Our life is an apprenticeship to the truth, that around every circle another can be drawn; that there is no end in nature, but every end is a beginning.

Friday, October 29, 2010

Honey, I'm Home...

In the foreground is my hand (my god, even hands get so OLD looking!) newly bound to my community of Thai Samakee, and in the background is my newly erected mosquito net since I am on the edge of a nasty little pond and the bugs in this place are on the ferocious and large side. It has been an exhausting day, and though we have been well aware of its arrival, the break up of our orientation group still came as a real hurdle. I was stuck in town, walking several miles to the market in search of an additional bag to lug the crap I have accumulated- teaching books and materials, a few clothes, some beginning food supplies-so I actually missed the departure of several of my favorite people. I have reached the point in my life where I really do like to say a proper goodbye and it felt crummy to send a text message. Plus all I got was sweaty and a crap assed little Nike bag for $6 whose zipper broke the very first time I went to close it. That is one thing here- much of the merchandise is so inferior that it hardly works at all. It is cheap crud from China they sell in poorer countries. Almost all the bikes here are that way. Just junk that falls apart and is poorly designed in the first place. Anyhoo. I get in the car with one of my wonderful bosses, Kittaya, and her husband, also a teacher, and we head off and I am suddenly in a world where no one speaks my language. The very best speakers can do some broken sentences, but truly I am like a mute. As a very verbal and extroverted person, it is quite a learning proposition to be so boxed in and limited. I know it will push me much more seriously to listen to Thai and begin to find more vocabulary of my own. It reminded me of when I was in France working in the kitchen with the three wacky ladies- where I finally learned to speak and hear French. Kittya dropped me off at my new house and LeuuDee, my other boss, met us there. We went over to Thai Samakee and I got to see my classroom there. It is just a corner of the library and the school itself is very, very basic. I am wondering how I am going to make materials for the class since there is only one printer in the school and the "copier" is just part of it- a home office level scanner. Then we went to get a few supplies like the mosquito net and some food. I am getting an extra 2000 baht  per month to buy my own food for cooking dinners and breakfasts- it is about $66. The breakfasts I am cool with since I don't think I can handle fish and rice for breakfast and they have things available like instant oatmeal. Dinners are going to be a little tougher. I guess I will have to learn to cook local, which I am fine with except when I go to the market I have no idea what the hell it is I am looking at... We returned to my house and Leudee and her husband left me to unpack. I just "pinballed" as Ms. Machieck calls it, around the house in a daze. I was already out of it since they threw us a huge kareoke dinner party last night and I stayed up too late and, well, I was singing Light my Fire and really shouting out the "FIRE" parts, confusing my BAC with channeling the spirit of Jim Morrison if that gives you the idea. I was fighting off the sinking feeling of freefalling isolation and being overwhelmed when back up Leudee pulls, begins taking apart my downstairs, sets up an outdoor kitchen and for the next three hours I was wined and dined by an assortment of village inhabitants of Thai Samakee, including a motorcycle mechanic, an irrigation specialist  (at least that is what we settled on after several consultations with the paper and talking dictionaries), a rice field worker, the village elder, several teachers from the school, two neighbors, and apparently every local widow in the province. They put down mats on my floor and served an amazing meal.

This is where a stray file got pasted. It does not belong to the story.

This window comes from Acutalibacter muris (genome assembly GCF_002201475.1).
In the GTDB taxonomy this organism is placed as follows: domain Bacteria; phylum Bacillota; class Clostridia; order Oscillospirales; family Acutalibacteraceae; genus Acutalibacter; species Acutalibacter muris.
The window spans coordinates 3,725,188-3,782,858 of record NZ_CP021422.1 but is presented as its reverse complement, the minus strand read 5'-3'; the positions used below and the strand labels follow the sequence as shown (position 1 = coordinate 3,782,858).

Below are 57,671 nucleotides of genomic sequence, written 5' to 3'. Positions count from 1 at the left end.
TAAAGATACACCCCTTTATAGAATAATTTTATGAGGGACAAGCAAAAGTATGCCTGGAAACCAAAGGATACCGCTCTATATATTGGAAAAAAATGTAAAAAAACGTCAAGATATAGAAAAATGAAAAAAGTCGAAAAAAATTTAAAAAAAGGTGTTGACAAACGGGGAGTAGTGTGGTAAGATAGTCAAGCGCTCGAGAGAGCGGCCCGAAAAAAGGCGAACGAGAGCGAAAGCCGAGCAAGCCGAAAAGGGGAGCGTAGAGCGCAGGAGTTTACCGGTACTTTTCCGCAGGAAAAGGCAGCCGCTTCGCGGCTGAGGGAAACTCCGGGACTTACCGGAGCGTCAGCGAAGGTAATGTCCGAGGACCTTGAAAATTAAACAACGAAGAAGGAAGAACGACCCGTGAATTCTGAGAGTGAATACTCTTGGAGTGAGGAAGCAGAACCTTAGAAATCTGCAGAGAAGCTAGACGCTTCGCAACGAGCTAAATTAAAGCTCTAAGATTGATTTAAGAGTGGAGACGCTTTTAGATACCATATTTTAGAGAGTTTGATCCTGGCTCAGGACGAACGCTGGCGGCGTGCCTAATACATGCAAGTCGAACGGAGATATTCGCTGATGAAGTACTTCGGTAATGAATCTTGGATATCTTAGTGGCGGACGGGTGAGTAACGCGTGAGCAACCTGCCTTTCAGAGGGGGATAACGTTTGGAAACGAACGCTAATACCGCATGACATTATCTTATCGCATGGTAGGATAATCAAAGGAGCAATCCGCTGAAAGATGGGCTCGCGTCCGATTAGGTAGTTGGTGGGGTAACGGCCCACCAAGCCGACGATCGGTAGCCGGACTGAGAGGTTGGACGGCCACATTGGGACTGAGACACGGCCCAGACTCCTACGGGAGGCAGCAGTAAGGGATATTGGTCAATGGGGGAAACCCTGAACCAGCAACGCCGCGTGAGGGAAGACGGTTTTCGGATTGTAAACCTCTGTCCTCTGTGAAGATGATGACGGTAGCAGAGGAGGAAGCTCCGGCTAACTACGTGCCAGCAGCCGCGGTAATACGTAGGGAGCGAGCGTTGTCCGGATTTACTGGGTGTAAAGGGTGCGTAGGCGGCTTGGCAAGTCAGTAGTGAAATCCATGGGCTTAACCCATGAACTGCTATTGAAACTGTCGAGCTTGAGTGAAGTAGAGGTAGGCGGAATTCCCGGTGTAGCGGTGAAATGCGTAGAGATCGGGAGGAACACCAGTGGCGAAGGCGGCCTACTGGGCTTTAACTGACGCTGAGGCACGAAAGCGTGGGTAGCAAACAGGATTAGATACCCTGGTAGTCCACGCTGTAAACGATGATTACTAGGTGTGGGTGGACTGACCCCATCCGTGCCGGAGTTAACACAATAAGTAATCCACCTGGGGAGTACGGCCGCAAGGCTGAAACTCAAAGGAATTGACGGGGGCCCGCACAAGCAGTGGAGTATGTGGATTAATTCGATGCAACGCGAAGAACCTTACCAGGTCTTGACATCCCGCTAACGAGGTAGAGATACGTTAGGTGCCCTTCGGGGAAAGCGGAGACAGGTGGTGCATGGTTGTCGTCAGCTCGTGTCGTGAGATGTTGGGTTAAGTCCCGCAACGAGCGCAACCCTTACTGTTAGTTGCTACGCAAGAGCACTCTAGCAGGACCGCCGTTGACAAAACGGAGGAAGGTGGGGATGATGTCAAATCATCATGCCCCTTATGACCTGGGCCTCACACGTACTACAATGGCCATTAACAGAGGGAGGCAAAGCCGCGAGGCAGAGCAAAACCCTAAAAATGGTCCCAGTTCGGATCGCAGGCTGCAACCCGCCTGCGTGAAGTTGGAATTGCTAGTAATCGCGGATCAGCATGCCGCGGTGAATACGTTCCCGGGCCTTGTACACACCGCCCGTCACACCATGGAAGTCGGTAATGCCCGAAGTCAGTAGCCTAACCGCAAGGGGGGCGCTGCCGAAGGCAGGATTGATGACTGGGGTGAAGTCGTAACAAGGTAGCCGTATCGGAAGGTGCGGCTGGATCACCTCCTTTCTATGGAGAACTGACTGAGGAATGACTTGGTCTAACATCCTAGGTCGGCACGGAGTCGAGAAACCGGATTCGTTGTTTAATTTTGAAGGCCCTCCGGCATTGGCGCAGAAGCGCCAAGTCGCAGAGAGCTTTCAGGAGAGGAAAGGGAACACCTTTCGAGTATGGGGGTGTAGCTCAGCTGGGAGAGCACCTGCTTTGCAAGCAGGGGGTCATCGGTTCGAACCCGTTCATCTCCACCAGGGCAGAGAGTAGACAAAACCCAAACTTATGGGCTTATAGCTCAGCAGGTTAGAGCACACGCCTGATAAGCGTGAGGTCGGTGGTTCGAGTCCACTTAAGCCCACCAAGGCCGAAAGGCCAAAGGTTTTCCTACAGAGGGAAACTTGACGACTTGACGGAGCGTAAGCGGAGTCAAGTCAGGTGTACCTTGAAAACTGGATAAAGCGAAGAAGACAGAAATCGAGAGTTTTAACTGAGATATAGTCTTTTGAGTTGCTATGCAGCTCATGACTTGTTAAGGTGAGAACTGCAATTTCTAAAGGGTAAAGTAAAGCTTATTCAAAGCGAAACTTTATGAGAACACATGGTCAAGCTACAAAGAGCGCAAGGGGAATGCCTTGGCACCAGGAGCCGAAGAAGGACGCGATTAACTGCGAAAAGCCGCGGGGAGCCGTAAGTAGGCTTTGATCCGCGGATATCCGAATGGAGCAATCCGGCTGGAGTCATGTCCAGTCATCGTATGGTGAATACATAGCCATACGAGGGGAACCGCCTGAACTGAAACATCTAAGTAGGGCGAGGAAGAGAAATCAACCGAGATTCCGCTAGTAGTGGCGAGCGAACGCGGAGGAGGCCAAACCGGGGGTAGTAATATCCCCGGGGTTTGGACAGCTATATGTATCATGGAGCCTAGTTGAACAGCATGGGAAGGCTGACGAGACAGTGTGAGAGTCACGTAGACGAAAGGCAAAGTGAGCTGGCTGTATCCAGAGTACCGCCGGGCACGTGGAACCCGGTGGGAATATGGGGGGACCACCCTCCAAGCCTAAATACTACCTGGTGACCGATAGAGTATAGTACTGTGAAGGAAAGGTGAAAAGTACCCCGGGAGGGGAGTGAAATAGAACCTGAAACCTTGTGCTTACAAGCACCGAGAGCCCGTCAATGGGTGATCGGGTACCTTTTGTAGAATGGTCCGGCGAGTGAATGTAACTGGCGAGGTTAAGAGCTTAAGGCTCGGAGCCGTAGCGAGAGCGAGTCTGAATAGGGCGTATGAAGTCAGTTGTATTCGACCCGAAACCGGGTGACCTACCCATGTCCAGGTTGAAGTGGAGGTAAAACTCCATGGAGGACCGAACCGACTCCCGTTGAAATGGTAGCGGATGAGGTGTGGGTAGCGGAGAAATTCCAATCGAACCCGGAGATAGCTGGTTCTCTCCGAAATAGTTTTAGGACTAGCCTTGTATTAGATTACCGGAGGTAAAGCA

That is Leudee serving and next to her is another PawAw from still another primary school. Before we started they did the whole string tying thing which is simply so beautiful and heartwarming and soulful that just telling you about it makes me tear up (I know Kotaro- no emotion. These dang Thais make it so hard!). I had to do a shot of Thai whiskey- a rot gut rice based affair- and I tried to eat a raw red pepper after seeing another guy maw on at least three without batting an eyelash. I made it through half and they were whooping with glee. Maybe I'll get there by the end of my stay.

 So the long and the longer of it was that instead of feeling like I had to fight off the impending doom countdown clock, I was very busy trying to make myself understood to an amazing gathering of highly mixed people. Not that anyone was a world traveler or went to Oxford or anything. It is just a little village and I will be working at a school whose yearly budget is surely less than the copy paper budget for my high school back home. But they made me feel highly valued and respected, and I already know that I am going to carry this night in my heart to the end. I will also carry the memory of the dogs that are endlessly fighting and barking outside my window, and the memory of this gargantuan fella who greeted me when I went to take a pee while the last photo was loading!

1 comment:

  1. Hey,send some photos of the outside of your dwelling as well as the neiborhood.

    Here's a thought; any chance you could round up a bunch of geckos and turn them loose in your place to do bug patrol? Better,quieter,more effective than a housecat.